In an attempt to bring things closer to home, I ask about (yet another) issue in which Jenkins has extensively intervened: higher education. What did he think of the UCU pensions strike action? “I mean, I laughed. Compared to the rows when I was a student, and compared to the 80s and so on – you know, people got very, very angry. I mean, there is no more privileged group in society than universities. There is just none. They survived all the cuts, they’ve come through everything with their building programmes, these crazy three or four year degrees. My mother, who was a university student in the Forties, laughed at me when I was a student. She just said, ‘you think you’re radical? You’ve got no idea what it was like in the 40s’. When I was at Oxford, we were out in the street all the time – it was Vietnam, it was colonialism, it was the bomb. We’d never dream of going and protesting in London for our income. For the last sort of 15, 20 years, students have only demonstrated for their own income. I just find it indefensible. There couldn’t be a more blessed group than students today…If you go to any provincial city in the north now, the building projects downtown are almost all student residencies. They’re private companies, making a fortune, out of students who are being paid for (initially at least) with student loans, half of which will never be paid back. It’s the new social housing. I find it completely indefensible”.

There are other issues, I demur, that get students out on the streets—race, gender. Indeed, Jenkins himself made some controversial comments about such identity politics, attracting criticism for claiming that being a white man in the 21stcentury is the same as being a black man 30 or 40 years ago. “Yes, I’ve got to be careful about that”, he says, sotto voce for perhaps the first time in our exchange. I note that racism continues to systematically disadvantage black and minority ethnic people, statistically – in the justice system, in the employment market. Is that really comparable to the position of white men? “I was talking about public appointments”, Jenkins retorts. “I said that a seriously able ethnic minority person standing forward for a public appointment now will have discrimination in favour of them. I’ve been involved in public appointments and they’re desperate for firstly ethnic minorities, and secondly women. But that’s a very limited area—we’re talking about, in a sense, the elite”.

I press further—the numbers just don’t seem to bear that out, do they? Jenkins pushes back: “Well it isn’t 50%, if that’s what you mean. But all I said in that context was this business of the desperate desire of all organisations to try and find able people from ethnic minorities to fill these posts. There is not a discrimination against them in the appointments system; there may be in the career structure, yep, I can accept that. But anyway, that’s not identity politics. Identity politics has become a quite different thing, where quite a lot of bright people have found that sort of politics easier than the rather difficult politics, which is issue-related or party-related. And I think that’s an indication that politics is actually rather relaxed, nowadays. It’s not about prosperity, or the poor – we’ve left that to other people to worry about. I now worry about being Welsh?! You know, come on. Being an old, white male? I can handle that”.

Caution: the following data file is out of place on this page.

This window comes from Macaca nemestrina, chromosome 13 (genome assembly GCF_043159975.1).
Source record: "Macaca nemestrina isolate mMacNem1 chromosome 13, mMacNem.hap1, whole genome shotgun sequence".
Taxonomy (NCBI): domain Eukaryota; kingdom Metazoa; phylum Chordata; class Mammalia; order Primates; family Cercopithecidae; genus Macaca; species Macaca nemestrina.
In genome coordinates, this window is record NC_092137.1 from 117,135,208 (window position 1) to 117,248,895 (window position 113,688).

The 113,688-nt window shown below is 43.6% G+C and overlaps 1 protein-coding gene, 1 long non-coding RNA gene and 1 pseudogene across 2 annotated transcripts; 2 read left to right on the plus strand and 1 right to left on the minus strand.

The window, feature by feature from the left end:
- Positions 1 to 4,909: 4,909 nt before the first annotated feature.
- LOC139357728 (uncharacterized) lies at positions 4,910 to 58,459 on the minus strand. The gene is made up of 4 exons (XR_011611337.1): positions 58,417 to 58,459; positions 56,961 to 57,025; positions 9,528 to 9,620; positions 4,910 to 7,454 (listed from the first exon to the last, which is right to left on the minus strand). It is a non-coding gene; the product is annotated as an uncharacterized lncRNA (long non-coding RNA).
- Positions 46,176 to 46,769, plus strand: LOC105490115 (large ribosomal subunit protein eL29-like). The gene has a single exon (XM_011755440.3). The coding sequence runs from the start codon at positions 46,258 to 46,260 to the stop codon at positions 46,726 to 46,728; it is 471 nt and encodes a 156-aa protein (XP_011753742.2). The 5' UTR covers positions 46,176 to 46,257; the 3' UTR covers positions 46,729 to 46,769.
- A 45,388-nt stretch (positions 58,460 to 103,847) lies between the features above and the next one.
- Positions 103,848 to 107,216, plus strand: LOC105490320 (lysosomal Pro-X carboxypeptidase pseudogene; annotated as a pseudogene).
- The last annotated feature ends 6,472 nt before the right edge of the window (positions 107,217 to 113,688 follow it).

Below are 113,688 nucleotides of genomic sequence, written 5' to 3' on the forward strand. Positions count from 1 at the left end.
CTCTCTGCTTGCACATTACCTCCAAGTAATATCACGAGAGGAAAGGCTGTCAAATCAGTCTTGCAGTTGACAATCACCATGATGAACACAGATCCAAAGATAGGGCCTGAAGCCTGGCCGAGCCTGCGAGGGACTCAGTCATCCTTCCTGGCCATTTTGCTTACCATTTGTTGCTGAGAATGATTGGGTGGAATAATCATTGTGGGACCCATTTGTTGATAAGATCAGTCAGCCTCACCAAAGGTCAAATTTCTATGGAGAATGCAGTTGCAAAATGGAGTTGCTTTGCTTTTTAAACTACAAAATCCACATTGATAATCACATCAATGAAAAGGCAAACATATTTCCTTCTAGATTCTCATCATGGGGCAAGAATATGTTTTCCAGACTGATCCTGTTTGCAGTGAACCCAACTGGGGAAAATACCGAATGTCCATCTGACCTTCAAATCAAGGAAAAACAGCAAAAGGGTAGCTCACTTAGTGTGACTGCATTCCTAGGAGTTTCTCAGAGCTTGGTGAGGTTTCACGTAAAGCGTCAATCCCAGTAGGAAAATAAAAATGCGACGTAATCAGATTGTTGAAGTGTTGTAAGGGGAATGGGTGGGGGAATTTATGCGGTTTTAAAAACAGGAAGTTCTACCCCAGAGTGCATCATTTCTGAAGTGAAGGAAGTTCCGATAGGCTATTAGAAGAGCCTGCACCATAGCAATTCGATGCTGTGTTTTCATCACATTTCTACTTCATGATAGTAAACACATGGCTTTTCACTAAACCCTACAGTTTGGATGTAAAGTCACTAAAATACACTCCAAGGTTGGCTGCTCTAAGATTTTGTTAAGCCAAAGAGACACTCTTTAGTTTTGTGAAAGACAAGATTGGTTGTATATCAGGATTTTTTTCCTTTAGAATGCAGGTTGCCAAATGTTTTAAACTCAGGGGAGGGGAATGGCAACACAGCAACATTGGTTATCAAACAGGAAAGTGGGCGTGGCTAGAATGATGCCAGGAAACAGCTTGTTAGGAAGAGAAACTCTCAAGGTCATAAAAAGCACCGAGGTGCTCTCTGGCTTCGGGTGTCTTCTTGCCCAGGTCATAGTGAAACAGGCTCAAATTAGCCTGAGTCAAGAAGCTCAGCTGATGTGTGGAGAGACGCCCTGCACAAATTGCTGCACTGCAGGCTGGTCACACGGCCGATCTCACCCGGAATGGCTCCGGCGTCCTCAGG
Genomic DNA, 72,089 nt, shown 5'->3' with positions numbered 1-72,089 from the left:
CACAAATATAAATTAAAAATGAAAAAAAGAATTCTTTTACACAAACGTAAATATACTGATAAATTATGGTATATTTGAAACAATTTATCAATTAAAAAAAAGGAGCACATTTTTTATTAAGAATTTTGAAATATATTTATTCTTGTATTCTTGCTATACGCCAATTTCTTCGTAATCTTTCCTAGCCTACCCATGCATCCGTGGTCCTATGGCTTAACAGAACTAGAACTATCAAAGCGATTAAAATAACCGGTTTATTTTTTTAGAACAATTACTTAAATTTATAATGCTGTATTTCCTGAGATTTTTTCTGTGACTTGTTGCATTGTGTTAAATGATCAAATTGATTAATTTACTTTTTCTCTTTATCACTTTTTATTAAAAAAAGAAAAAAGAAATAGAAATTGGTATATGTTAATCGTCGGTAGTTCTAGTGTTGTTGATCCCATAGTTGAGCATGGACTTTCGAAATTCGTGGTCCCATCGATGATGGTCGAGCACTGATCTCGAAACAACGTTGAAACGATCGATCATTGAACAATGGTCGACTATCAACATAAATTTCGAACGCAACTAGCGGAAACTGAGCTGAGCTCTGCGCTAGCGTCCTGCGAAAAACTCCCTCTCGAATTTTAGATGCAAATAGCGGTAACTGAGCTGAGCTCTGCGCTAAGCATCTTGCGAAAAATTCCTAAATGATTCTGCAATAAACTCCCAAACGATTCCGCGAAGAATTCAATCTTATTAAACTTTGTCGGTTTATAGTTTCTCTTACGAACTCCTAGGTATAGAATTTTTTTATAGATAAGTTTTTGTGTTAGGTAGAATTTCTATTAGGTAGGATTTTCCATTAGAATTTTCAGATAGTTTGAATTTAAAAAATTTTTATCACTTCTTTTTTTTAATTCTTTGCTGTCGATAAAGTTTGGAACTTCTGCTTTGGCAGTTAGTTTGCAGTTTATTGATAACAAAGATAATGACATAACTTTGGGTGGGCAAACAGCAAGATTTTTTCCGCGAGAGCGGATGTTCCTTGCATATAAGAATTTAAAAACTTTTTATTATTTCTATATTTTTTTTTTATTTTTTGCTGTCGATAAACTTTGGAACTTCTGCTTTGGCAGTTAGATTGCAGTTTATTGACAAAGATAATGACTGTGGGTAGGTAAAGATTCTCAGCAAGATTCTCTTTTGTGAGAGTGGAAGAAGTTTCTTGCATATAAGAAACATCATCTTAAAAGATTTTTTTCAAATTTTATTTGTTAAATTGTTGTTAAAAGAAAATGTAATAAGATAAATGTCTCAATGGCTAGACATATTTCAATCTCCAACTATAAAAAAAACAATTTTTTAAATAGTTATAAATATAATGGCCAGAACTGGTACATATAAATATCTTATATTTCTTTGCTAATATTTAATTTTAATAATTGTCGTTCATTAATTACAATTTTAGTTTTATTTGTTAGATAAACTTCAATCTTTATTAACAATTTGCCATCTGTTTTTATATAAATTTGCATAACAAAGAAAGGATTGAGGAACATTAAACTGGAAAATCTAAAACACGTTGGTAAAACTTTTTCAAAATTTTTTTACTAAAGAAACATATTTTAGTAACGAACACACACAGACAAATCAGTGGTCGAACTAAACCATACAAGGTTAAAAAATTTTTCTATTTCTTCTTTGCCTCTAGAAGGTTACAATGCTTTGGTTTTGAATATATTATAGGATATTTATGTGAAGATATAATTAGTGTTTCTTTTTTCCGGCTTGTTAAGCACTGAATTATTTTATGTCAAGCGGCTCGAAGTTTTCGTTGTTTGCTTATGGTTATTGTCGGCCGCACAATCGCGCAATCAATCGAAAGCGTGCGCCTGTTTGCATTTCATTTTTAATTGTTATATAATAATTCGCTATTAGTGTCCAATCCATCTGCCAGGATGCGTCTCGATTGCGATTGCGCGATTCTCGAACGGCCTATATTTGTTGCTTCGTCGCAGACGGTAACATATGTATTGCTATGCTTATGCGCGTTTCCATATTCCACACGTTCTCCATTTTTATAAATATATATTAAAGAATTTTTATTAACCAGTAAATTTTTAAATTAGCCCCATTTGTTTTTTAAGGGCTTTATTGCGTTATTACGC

Perhaps he can, I say, but being Welsh isn’t quite the same as being black, or being transgender, is it? “You should talk to the Welsh”, Jenkins counters. “They genuinely feel oppressed by the English. I don’t know in what sense transgender is persecuted. Are they persecuted? I mean, I’m prepared to believe it. I’ve fought for homosexual law reform for a long while. The question is how do you value oppression, the degree to which certain sections of the community are oppressed. When I was young, I would have said that one third of the population is entitled to feel oppressed. It’s just not the case now, and policy reflects that by championing perfectly deserving people, but championing them I would have said out of proportion. Politics is now hyper-sensitive to groups, in a way that it just isn’t hyper-sensitive to the homeless, or to the mentally ill, a cause close to my heart. Honestly, you will not get any people marching in the streets for the mentally ill. These are disadvantaged members of society, and I just don’t see students in universities marching in the streets for them”.